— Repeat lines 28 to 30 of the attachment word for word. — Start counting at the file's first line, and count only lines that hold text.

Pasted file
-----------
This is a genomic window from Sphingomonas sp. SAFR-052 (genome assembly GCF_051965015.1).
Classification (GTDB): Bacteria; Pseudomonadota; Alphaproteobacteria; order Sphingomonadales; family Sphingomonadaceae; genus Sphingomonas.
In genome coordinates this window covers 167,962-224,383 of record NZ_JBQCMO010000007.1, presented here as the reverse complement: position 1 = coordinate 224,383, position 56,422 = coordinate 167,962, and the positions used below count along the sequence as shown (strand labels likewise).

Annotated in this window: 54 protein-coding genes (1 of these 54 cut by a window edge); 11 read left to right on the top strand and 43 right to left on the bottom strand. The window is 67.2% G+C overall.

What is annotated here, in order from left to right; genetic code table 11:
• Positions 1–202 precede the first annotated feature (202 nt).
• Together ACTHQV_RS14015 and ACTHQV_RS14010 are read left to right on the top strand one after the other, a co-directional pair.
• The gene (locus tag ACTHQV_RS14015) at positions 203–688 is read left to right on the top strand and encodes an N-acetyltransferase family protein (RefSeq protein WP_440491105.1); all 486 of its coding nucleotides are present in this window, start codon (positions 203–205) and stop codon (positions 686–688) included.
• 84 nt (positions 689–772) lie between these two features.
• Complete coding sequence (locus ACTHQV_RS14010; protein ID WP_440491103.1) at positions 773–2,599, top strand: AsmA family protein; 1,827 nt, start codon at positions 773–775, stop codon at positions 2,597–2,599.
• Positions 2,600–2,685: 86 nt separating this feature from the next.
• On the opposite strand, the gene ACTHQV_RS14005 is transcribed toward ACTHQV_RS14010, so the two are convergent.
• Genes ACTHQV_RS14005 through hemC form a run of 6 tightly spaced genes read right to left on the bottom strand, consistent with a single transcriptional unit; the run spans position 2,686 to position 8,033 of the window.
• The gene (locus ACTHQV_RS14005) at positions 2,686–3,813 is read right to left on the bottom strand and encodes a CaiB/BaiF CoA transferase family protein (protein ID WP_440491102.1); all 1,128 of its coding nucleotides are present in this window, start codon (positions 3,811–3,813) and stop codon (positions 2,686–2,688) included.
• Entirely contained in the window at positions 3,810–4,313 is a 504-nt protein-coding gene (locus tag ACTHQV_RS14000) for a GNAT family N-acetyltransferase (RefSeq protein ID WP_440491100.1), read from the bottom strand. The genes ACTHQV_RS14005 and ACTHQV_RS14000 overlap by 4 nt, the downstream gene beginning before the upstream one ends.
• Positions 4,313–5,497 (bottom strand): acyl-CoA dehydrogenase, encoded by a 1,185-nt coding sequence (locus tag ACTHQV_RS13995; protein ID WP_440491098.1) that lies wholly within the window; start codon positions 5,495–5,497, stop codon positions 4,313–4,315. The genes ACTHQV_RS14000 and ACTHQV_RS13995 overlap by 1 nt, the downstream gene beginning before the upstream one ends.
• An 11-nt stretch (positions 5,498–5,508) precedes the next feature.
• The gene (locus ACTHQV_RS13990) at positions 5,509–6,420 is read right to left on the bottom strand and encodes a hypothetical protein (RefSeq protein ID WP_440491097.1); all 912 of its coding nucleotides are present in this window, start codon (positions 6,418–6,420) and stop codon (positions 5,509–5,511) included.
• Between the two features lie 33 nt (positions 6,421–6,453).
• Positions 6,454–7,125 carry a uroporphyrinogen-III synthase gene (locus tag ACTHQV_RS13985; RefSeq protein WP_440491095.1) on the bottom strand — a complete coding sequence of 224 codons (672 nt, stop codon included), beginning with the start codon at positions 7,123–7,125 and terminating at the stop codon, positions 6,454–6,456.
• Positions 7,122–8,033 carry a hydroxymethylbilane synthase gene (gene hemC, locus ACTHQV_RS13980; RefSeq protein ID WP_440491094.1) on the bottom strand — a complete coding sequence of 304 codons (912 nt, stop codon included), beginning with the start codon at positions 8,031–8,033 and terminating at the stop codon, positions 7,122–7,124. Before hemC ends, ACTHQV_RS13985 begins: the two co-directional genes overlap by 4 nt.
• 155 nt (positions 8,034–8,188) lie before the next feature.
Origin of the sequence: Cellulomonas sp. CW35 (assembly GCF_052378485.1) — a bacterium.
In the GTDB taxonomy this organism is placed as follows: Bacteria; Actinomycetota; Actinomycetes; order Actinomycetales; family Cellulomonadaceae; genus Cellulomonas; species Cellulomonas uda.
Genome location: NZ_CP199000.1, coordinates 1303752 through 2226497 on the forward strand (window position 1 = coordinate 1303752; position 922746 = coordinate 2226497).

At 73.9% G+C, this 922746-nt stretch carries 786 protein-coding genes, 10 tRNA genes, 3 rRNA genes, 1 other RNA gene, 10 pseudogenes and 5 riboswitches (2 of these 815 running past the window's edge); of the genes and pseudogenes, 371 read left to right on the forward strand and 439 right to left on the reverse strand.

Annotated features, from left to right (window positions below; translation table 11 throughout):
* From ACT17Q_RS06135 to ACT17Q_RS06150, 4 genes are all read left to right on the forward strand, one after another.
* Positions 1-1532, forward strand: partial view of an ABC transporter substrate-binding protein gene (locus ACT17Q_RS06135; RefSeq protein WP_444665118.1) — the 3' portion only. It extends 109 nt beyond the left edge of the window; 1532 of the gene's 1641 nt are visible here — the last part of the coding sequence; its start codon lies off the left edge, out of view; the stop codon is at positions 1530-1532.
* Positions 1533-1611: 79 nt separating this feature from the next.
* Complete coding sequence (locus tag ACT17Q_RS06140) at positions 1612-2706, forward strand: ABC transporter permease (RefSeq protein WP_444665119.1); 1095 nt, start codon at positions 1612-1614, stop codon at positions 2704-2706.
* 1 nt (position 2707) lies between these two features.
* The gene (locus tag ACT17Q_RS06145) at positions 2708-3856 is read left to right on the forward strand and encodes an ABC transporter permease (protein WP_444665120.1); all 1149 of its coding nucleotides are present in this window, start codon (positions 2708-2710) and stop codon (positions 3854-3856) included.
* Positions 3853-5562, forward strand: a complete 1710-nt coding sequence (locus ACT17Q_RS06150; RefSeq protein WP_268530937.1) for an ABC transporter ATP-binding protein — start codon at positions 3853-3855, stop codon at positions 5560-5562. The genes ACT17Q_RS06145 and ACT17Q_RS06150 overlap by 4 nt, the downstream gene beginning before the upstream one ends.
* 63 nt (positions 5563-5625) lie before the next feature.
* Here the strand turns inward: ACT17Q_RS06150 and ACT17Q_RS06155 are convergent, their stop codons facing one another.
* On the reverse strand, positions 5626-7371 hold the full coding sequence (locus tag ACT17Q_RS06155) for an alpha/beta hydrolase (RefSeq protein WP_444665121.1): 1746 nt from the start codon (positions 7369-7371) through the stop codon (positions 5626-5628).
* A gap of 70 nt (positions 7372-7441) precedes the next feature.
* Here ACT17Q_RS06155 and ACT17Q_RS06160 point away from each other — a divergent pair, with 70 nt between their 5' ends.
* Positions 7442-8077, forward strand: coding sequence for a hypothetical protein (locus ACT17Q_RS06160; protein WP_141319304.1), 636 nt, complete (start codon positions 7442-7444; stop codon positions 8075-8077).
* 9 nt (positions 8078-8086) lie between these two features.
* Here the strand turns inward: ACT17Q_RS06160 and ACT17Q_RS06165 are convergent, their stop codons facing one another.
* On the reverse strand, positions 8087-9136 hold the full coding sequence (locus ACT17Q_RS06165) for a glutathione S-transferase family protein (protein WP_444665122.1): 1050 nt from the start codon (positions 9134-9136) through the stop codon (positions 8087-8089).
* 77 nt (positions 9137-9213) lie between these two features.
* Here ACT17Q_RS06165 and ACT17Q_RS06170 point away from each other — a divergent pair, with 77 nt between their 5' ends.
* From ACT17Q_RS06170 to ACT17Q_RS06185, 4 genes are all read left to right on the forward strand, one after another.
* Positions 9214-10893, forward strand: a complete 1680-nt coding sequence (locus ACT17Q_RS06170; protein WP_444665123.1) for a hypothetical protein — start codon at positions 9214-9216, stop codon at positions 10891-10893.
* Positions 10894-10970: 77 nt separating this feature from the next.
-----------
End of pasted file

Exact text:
* From ACT17Q_RS06135 to ACT17Q_RS06150, 4 genes are all read left to right on the forward strand, one after another.
* Positions 1-1532, forward strand: partial view of an ABC transporter substrate-binding protein gene (locus ACT17Q_RS06135; RefSeq protein WP_444665118.1) — the 3' portion only. It extends 109 nt beyond the left edge of the window; 1532 of the gene's 1641 nt are visible here — the last part of the coding sequence; its start codon lies off the left edge, out of view; the stop codon is at positions 1530-1532.
* Positions 1533-1611: 79 nt separating this feature from the next.